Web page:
Existence solution pendulum equation using the contraction principle

How can I prove that the differential equation $\ddot{x}(t)=-(g/\ell)\sin (x(t))$ must have a solution by using the contraction principle (by Banach).

The numbers $g$ and $\ell$ are fixed constants and the initial conditions are $x(0)=x_0$ and $\dot x(0)=\omega_0$, where $x_0$ and $\omega_0$ are real constants.

According to my textbook on ODE it is possible, but since I am an engineer, I don't know how to formally prove this.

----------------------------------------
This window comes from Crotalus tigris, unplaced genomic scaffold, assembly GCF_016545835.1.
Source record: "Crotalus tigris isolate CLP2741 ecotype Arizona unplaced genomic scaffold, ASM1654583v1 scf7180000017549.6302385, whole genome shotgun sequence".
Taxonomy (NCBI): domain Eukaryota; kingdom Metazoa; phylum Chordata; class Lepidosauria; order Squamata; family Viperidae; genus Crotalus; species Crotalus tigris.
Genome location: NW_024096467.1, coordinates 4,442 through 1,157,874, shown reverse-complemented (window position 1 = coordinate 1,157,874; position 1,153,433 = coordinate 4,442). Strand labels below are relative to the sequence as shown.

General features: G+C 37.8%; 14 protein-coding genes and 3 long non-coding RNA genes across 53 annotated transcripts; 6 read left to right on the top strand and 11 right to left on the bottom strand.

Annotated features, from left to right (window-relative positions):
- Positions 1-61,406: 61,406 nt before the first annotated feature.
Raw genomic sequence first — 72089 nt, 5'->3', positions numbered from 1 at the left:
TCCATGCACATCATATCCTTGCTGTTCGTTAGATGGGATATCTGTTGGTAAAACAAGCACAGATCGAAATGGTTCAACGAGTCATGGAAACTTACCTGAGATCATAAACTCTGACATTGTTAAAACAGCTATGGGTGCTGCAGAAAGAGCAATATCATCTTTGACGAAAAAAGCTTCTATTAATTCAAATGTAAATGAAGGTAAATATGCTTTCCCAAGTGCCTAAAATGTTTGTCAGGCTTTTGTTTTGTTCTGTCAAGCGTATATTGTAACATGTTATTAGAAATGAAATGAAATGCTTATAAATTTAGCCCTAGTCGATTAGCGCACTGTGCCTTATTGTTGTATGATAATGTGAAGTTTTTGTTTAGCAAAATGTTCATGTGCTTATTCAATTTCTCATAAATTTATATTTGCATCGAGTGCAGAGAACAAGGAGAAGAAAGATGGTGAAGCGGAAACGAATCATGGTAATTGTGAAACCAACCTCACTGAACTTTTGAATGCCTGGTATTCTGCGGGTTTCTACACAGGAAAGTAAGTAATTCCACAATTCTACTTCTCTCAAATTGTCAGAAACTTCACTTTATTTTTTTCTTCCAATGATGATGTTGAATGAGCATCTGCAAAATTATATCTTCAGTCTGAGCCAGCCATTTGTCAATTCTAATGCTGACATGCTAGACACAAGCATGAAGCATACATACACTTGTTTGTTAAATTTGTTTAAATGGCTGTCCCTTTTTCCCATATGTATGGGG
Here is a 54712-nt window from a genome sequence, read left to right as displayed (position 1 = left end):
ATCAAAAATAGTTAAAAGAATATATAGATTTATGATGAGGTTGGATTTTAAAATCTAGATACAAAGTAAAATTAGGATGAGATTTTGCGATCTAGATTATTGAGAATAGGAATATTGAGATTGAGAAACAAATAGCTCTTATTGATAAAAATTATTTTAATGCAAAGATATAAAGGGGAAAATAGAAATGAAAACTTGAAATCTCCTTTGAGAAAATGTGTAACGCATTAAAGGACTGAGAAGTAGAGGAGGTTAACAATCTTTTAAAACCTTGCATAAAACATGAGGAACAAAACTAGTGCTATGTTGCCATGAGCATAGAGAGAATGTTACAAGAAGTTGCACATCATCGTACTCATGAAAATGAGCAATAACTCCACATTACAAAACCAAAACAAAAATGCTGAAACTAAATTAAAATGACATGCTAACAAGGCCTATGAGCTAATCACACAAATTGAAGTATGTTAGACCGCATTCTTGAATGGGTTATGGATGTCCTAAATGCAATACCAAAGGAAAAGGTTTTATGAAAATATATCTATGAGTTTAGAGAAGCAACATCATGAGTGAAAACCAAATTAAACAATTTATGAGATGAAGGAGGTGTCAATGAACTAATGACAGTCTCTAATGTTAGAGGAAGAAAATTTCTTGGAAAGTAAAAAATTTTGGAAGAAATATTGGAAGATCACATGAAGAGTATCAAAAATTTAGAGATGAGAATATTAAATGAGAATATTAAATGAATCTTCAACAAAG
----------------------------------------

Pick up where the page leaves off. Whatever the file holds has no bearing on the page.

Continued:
Can someone help me?

The idea is to proof that any ODE which is of the form $$\dot{x}=f(x) \ \ \ \ \ \ x \in \mathbb{R}^n$$ $$x(t_0)=x_0$$ or even for a non-autonomous system (i.e. the right side depends explicitly on time), under some assumptions, (Lipschitz continuity of f with respect to x and perhaps something else(boundedness)). The idea is that the equivalent integral equation $$x(t)=x_0+\int_{t_0}^{t_0+\delta} f(x(t))dt$$ can be written as a fixed point problem by takin $$\varphi(x(t))=x_0+\int_{t_0}^{t_0+\delta} f(x(t))dt$$ and prove that $\varphi^n$ is a contraction with the uniform norm, since the space of continuos functions is complete with that norm there must exist a solution to the original problem